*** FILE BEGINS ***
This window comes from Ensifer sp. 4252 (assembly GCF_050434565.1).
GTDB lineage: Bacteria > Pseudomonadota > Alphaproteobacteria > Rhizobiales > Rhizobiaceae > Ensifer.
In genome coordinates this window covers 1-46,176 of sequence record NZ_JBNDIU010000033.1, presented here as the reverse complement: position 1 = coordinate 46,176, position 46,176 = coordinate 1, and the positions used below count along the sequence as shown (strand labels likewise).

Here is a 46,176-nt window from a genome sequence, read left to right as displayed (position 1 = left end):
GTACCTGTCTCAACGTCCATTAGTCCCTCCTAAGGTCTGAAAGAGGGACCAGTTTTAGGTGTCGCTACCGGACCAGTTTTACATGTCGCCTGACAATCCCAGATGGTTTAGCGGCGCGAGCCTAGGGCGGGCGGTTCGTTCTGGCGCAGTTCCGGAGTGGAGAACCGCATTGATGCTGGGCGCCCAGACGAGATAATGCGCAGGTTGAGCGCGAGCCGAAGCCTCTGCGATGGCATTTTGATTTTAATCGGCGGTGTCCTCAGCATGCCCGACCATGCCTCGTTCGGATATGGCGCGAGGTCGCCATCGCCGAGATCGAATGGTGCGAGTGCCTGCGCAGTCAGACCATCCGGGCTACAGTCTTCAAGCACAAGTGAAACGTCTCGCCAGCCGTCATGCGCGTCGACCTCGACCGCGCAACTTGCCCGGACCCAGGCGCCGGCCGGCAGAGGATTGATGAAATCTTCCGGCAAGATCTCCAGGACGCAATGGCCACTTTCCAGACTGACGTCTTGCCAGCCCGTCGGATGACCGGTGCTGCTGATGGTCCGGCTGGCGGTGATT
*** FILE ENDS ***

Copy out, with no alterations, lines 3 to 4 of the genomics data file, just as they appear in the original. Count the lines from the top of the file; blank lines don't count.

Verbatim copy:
In genome coordinates this window covers 1-46,176 of sequence record NZ_JBNDIU010000033.1, presented here as the reverse complement: position 1 = coordinate 46,176, position 46,176 = coordinate 1, and the positions used below count along the sequence as shown (strand labels likewise).

Here is a 46,176-nt window from a genome sequence, read left to right as displayed (position 1 = left end):